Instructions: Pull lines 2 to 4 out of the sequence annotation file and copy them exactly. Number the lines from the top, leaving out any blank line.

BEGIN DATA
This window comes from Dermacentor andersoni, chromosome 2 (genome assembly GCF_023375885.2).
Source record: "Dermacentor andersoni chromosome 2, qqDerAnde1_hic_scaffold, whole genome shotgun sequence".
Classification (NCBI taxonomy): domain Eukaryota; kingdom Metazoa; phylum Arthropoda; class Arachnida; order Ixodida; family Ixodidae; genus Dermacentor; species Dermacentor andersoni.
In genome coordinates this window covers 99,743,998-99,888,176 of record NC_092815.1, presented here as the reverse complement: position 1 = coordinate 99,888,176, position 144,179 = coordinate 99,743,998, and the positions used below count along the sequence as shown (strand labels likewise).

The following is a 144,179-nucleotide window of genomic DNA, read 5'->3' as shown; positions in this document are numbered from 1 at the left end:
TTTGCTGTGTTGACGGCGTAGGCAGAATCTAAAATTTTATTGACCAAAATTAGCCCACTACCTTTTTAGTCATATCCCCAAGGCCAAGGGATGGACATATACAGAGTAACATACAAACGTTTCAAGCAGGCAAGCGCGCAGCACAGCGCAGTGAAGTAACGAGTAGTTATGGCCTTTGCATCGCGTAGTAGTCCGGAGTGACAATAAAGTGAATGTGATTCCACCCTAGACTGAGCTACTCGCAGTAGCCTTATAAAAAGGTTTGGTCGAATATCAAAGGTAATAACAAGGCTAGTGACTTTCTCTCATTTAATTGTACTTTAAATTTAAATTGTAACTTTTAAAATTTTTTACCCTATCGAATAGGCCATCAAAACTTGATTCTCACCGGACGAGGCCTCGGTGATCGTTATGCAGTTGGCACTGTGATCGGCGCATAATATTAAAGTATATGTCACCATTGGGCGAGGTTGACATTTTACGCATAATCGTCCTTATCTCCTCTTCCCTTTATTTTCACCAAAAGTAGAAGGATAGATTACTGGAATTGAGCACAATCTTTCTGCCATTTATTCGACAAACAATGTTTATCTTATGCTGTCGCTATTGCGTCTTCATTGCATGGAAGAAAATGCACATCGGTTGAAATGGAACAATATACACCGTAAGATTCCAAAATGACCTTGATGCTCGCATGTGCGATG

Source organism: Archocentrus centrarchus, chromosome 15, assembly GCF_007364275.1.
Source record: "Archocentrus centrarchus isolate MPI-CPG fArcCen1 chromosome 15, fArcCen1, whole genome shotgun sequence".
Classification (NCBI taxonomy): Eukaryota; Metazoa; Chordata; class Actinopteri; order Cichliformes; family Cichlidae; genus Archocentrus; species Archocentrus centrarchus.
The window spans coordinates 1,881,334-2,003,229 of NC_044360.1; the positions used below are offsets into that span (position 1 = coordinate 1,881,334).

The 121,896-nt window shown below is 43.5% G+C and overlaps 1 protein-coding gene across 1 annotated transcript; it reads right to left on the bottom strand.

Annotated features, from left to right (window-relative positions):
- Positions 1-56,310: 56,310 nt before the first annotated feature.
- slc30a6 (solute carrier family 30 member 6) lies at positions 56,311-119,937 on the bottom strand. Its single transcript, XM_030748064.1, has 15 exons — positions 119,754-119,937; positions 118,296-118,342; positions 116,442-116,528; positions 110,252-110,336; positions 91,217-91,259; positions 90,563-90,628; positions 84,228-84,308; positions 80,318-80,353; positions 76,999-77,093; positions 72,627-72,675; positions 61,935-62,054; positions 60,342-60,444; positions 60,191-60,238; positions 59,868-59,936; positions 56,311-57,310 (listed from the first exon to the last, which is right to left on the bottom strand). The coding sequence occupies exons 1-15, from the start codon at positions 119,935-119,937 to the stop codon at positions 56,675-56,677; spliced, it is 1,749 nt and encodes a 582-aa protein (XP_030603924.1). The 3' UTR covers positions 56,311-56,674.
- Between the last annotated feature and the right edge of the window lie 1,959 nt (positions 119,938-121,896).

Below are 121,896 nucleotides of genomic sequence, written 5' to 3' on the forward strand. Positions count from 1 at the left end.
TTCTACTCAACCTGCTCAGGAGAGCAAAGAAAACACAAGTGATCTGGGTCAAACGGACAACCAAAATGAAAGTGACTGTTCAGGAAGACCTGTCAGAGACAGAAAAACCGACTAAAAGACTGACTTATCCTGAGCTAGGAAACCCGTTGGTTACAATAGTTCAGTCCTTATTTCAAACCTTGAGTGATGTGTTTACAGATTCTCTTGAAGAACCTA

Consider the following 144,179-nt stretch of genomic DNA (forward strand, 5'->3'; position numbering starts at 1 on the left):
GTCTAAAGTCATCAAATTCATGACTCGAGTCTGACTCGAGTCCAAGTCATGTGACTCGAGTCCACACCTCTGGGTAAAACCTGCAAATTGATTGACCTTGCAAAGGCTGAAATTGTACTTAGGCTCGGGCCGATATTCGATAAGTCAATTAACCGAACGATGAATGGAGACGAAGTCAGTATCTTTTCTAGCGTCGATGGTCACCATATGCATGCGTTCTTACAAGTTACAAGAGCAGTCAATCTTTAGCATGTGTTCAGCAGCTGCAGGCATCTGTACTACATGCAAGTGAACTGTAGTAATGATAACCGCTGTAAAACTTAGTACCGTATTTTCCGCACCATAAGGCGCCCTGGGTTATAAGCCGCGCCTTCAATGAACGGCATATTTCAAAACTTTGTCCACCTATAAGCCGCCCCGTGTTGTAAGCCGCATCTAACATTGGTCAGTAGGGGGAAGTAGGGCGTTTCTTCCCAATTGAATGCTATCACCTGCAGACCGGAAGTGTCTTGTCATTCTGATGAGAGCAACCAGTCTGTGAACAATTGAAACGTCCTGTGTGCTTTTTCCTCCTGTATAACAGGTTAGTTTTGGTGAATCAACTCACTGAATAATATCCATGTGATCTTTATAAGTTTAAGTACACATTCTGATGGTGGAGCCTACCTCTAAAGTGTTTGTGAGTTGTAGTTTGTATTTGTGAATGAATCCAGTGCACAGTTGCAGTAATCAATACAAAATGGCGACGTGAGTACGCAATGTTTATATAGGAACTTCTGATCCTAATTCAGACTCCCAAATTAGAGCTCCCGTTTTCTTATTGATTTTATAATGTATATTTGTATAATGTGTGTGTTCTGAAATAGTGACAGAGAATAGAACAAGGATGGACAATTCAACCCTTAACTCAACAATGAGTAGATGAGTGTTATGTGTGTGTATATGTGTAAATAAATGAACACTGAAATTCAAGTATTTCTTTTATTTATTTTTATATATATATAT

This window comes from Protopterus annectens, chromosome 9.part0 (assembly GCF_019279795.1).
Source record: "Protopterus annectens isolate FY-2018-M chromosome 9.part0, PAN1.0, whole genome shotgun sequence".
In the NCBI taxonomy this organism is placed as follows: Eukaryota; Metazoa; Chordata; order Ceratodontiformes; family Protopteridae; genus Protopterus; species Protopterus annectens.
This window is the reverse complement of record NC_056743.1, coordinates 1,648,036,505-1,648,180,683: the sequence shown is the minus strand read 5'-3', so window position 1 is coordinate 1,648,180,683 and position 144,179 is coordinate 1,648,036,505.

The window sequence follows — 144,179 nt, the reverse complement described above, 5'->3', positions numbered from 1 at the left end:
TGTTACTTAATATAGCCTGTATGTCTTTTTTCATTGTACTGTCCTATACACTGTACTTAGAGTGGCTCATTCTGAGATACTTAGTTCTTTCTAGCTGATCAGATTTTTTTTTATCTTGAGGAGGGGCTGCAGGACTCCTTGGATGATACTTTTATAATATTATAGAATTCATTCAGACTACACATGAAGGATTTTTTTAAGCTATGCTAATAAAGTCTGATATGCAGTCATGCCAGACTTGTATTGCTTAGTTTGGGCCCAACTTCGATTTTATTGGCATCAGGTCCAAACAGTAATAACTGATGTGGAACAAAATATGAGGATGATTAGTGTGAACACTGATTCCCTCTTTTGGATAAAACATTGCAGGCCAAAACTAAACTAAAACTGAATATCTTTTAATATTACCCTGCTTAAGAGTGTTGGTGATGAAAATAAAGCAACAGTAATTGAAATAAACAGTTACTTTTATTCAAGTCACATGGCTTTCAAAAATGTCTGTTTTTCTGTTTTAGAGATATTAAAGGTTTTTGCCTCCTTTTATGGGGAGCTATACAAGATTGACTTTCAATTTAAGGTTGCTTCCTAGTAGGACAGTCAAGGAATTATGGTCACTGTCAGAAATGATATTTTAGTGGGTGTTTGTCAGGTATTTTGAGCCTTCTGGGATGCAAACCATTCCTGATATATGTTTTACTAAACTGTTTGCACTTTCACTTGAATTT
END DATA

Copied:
Source record: "Dermacentor andersoni chromosome 2, qqDerAnde1_hic_scaffold, whole genome shotgun sequence".
Classification (NCBI taxonomy): domain Eukaryota; kingdom Metazoa; phylum Arthropoda; class Arachnida; order Ixodida; family Ixodidae; genus Dermacentor; species Dermacentor andersoni.
In genome coordinates this window covers 99,743,998-99,888,176 of record NC_092815.1, presented here as the reverse complement: position 1 = coordinate 99,888,176, position 144,179 = coordinate 99,743,998, and the positions used below count along the sequence as shown (strand labels likewise).